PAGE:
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In Search of the Holy Grail of the Conflict of Laws of Cultural Property: Recent Trends in European Private International Law Codifications

Published online by Cambridge University Press:  18 November 2020

Tamás Szabados*
Affiliation:
Eötvös Loránd University, Budapest, Hungary; Email: szabados@ajk.elte.hu

Abstract

Most private international laws do not address cultural property specifically but, instead, apply the general lex rei sitae rule also to artifacts. Legal scholarship has revealed the flaws of the rigid application of the lex rei sitae principle to cultural goods and has proposed alternative connecting factors, such as the lex originis principle, to prevent forum and law shopping in this field. Reacting to the criticisms, some of the more recent private international law codifications have decided on the adoption of specific rules on stolen and illegally exported cultural goods that combine the lex rei sitae and the lex originis rules and provide room for the parties’ autonomy. This article draws the conclusion that these more recent legislative solutions do not necessarily promote legal certainty and predictability with regard to the governing law and are far from being a Holy Grail for the conflict of laws of cultural property, whether on a national level or within the European Union.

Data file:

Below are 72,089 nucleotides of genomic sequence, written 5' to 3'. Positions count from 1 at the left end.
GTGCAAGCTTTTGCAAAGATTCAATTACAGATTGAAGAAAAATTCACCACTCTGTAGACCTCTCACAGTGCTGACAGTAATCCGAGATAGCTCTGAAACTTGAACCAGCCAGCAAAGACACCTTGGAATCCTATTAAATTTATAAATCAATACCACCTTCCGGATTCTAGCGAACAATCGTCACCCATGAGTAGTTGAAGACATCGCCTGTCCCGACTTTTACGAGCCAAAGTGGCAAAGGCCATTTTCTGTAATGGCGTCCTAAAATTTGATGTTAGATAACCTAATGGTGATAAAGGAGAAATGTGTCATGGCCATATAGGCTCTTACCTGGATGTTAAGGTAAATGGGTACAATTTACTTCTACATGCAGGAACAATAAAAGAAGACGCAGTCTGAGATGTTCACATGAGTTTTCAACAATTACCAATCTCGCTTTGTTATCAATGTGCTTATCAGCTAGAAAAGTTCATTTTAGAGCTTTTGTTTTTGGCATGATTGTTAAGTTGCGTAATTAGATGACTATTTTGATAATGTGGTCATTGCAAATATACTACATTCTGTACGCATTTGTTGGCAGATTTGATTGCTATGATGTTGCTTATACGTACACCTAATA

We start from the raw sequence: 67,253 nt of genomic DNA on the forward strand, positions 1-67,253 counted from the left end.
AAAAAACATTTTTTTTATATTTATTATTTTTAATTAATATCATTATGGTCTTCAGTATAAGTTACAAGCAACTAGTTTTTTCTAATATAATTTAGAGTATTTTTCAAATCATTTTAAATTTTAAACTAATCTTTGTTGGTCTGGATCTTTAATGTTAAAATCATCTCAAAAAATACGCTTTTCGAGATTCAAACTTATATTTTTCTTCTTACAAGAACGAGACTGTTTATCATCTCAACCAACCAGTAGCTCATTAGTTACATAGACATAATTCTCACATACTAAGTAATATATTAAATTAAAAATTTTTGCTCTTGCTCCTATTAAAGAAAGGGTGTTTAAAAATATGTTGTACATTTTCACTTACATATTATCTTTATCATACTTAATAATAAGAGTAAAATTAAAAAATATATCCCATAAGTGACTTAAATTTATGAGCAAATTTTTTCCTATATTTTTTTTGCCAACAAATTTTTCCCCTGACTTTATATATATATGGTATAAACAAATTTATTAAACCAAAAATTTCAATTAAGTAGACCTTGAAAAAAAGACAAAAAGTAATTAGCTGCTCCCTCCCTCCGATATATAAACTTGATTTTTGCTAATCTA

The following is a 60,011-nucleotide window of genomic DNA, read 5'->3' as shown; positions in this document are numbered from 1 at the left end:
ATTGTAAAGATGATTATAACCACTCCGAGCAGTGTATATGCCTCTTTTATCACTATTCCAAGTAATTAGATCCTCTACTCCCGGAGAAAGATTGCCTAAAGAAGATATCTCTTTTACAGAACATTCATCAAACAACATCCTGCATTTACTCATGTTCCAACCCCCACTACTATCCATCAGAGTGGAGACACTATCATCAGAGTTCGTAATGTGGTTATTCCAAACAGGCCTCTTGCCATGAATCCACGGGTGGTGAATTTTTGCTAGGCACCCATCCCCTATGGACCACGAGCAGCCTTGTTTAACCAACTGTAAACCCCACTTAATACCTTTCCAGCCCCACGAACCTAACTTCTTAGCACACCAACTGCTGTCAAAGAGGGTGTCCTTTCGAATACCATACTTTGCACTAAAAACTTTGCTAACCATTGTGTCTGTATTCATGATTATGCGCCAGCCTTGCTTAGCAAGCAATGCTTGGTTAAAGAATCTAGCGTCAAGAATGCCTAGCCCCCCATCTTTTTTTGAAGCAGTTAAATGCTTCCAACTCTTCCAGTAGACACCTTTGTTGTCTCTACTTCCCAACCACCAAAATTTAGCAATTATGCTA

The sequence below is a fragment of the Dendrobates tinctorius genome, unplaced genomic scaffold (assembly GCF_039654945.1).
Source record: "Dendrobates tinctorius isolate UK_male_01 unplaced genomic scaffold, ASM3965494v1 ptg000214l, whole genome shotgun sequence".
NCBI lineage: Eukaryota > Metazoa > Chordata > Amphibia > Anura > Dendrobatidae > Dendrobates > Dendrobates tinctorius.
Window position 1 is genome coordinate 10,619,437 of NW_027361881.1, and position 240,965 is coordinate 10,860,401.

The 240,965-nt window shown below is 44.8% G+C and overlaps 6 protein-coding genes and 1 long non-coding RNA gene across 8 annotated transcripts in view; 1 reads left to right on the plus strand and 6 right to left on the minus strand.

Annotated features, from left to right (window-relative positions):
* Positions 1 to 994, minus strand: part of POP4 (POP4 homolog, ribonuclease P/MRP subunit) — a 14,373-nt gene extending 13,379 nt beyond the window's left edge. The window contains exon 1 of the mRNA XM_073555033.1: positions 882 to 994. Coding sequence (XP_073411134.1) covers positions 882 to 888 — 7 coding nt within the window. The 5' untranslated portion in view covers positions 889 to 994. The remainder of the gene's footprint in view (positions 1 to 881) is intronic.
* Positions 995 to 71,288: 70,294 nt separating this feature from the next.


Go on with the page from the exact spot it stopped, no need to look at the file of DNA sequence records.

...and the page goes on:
Type
Article
Copyright
© The Author(s), 2020. Published by Cambridge University Press

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